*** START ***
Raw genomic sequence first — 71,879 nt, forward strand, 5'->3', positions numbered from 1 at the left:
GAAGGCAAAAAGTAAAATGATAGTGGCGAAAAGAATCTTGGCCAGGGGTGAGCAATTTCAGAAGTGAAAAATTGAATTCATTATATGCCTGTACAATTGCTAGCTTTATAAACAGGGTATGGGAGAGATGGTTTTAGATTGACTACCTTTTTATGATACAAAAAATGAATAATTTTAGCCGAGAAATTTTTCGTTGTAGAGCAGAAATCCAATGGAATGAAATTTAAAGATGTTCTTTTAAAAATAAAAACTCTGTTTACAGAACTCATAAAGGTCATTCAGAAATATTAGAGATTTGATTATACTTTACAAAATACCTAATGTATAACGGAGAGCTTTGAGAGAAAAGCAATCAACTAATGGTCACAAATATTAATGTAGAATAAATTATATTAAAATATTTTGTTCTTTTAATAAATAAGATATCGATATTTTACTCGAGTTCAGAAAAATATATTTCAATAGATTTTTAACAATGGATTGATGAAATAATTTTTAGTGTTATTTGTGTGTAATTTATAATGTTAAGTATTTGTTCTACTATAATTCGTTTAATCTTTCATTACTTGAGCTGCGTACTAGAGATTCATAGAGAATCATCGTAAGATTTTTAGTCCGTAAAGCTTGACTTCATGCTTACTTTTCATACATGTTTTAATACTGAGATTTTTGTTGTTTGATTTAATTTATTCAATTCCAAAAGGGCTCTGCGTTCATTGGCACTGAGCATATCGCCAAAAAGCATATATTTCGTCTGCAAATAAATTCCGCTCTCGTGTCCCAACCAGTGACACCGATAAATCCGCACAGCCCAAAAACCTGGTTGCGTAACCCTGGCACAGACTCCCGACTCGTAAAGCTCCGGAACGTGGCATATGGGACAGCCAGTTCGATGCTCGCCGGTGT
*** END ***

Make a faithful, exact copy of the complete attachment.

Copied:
Raw genomic sequence first — 71,879 nt, forward strand, 5'->3', positions numbered from 1 at the left:
GAAGGCAAAAAGTAAAATGATAGTGGCGAAAAGAATCTTGGCCAGGGGTGAGCAATTTCAGAAGTGAAAAATTGAATTCATTATATGCCTGTACAATTGCTAGCTTTATAAACAGGGTATGGGAGAGATGGTTTTAGATTGACTACCTTTTTATGATACAAAAAATGAATAATTTTAGCCGAGAAATTTTTCGTTGTAGAGCAGAAATCCAATGGAATGAAATTTAAAGATGTTCTTTTAAAAATAAAAACTCTGTTTACAGAACTCATAAAGGTCATTCAGAAATATTAGAGATTTGATTATACTTTACAAAATACCTAATGTATAACGGAGAGCTTTGAGAGAAAAGCAATCAACTAATGGTCACAAATATTAATGTAGAATAAATTATATTAAAATATTTTGTTCTTTTAATAAATAAGATATCGATATTTTACTCGAGTTCAGAAAAATATATTTCAATAGATTTTTAACAATGGATTGATGAAATAATTTTTAGTGTTATTTGTGTGTAATTTATAATGTTAAGTATTTGTTCTACTATAATTCGTTTAATCTTTCATTACTTGAGCTGCGTACTAGAGATTCATAGAGAATCATCGTAAGATTTTTAGTCCGTAAAGCTTGACTTCATGCTTACTTTTCATACATGTTTTAATACTGAGATTTTTGTTGTTTGATTTAATTTATTCAATTCCAAAAGGGCTCTGCGTTCATTGGCACTGAGCATATCGCCAAAAAGCATATATTTCGTCTGCAAATAAATTCCGCTCTCGTGTCCCAACCAGTGACACCGATAAATCCGCACAGCCCAAAAACCTGGTTGCGTAACCCTGGCACAGACTCCCGACTCGTAAAGCTCCGGAACGTGGCATATGGGACAGCCAGTTCGATGCTCGCCGGTGT